‘A very interesting study of the communication strategies of John Key and Barack Obama, showing both their similarities and their differences. It covers the need for politicians to acknowledge opposing views and show they have listened to the public, even if not ultimately agreeing with them. “
– David Farrar, Former Political Advisor to the Prime Minister of New Zealand
‘The book has two excellent comparative case studies that it uses throughout in Barack Obama and John Key. It's insightful, thoroughly up to date, and suitable for use in classes on comparative politics, political marketing, political management and political communication. Additionally, there are a host of useful insights for practitioners. It's easy to read and engaging, meaning you want to keep reading it until the end. I couldn't put it down. I thought it was fascinating. Highly recommended for general audiences, students, scholars and practitioners. There's truly something for everyone in this wonderful book by this promising scholar.’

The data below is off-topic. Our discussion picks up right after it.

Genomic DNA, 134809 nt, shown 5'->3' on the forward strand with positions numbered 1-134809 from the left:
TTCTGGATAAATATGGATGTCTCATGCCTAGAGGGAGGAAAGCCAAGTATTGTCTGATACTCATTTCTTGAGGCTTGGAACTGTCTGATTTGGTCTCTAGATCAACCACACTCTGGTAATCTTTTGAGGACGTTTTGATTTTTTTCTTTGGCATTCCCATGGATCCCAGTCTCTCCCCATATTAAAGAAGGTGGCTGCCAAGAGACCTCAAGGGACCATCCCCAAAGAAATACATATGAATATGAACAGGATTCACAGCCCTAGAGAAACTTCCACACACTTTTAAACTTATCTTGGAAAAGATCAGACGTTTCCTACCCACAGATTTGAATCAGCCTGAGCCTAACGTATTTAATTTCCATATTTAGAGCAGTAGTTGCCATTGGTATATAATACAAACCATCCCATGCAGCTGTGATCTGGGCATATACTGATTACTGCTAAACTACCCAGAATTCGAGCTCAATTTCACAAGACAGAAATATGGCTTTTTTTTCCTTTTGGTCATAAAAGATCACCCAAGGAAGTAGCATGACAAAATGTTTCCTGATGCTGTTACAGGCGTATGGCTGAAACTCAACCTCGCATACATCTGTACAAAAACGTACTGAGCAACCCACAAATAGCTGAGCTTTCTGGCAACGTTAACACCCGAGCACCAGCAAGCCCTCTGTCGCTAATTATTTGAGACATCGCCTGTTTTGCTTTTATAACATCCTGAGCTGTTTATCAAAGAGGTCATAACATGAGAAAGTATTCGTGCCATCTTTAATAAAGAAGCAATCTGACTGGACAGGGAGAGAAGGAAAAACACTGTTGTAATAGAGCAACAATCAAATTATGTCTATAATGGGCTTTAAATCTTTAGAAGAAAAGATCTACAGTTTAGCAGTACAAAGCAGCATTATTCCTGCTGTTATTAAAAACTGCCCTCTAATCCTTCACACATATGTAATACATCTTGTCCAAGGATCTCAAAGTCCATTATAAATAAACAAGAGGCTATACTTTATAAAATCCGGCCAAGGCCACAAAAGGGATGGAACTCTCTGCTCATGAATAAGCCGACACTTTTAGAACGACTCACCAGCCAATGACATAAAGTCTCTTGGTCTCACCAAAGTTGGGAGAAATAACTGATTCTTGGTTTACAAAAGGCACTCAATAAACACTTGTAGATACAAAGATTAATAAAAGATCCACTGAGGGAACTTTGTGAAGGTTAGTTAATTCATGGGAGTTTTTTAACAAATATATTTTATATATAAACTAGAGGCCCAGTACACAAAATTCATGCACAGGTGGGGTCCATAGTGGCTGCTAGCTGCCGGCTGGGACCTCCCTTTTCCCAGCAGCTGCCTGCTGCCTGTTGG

– Ken Cosgrove, Associate Professor of Government, Suffolk University, USA
This book explores how contemporary governing leaders can overcome the typical trend of losing a public support in power by following more effective communication strategies. It shows how new forms of communication that emphasise acknowledgement and respect for public criticisms and concerns can be used by governing leaders to show the public that they still have the leadership qualities they entered office with, despite the extra challenges that political office presents. The book outlines a new model, The Contemporary Governing Leaders' Communication Model, through which leaders can communicate their positive personal and professional qualities in government. The book illustrates this model in use through the communication of United States President Barack Obama and New Zealand Prime Minister John Key during their first terms in political office.
Edward Elder is a recent PhD graduate from Politics and International Relations at the University of Auckland, New Zealand, whose research focuses on political marketing communication. He published a chapter in Political Marketing in the United States
(2014) and an article in the Journal of Nonprofit & Public Sector Marketing